Trends in Adult Education – Part 2 – Implications

Waterfront watercolour 2009
Out onto new waters – what’s next?

How will we as current or future instructors or facilitators for adult learners prepare for and manage the impact of technology on ourselves and our adult learners?

There are a few key points about technology particularly with mobile learning apps or 3D learning environments and learning that I think need to be considered.  My learning partners is exploring mobile apps and cell phones as educational tools.  I focused on 3D technology along with Dale’s Cone of Experience and impact to the adult learner.

What do I know about the impact of technology?  What do I need to do to prepare for these trends?

  • Technology is not going away any time soon.  Barring a huge catastrophe, technology is here to stay.  We need to “get with the program”.
  • Use of a critical eye — is the content valid, useful, and basically good or is the app or venue being used as a channel for advertising, rather than having the objective of sharing information that is accurate and providing an enhanced learning experience?  Just because someone hit “publish” on their blog doesn’t make the content appropriate, accurate or relevant.  A “flashy” webpage (no pun intended) does not necessarily mean valuable content.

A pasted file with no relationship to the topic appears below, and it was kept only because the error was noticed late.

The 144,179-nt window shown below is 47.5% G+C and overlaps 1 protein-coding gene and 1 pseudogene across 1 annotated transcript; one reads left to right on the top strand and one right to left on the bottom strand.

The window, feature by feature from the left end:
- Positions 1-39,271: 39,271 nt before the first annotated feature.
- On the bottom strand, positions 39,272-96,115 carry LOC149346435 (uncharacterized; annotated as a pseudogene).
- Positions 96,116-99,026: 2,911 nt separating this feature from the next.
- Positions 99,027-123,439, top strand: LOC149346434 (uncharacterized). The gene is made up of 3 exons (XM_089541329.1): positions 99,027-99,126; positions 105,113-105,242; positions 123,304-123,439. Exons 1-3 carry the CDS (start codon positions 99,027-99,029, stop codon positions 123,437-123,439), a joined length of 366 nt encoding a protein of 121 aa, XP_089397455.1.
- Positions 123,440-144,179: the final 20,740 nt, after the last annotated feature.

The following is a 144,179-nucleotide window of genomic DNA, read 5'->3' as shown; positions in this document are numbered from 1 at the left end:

• Currency.  No, not money — although for some of the latest gear and widgets money can help, I am talking about keeping up to date.  On a personal level, I have my hands full just using facebook and Whatsapp and my confidence with other social media channels such as twitter are outside my comfort zone.
  • Speed of change.  Yes, technology keeps evolving at what seems like the speed of light, however there are some core pieces that as educators I expect we will continue to use – regardless of platform, mobile or otherwise:
    • Word processing
    • Spreadsheets
    • Instant messaging
    • Web Browsers
    • E books

After all is said and done, not leveraging cutting edge technology to aide in learning can be short sighted.  We are gradually moving away from a generation that did not experience the development of computers as part of their “growing up”.  My first exposure to computers was when my son had access to an Apple2 computer as a learning aide in elementary school.  I date myself by admitting this was in the late 80’s.  Intrigued by this new technology I checked out a book from the local library and took out a book on Basic computer programming.  I was hooked.  Later with my trusty 286 with a dot matrix printer I was well onto my way to computer literacy – bring on WYSIWYG Excel!!!.  Then came the web. ….. oh my.  Morale of the story, you just need to keep on keeping up….or risk getting left behind.

That’s a post for another day.

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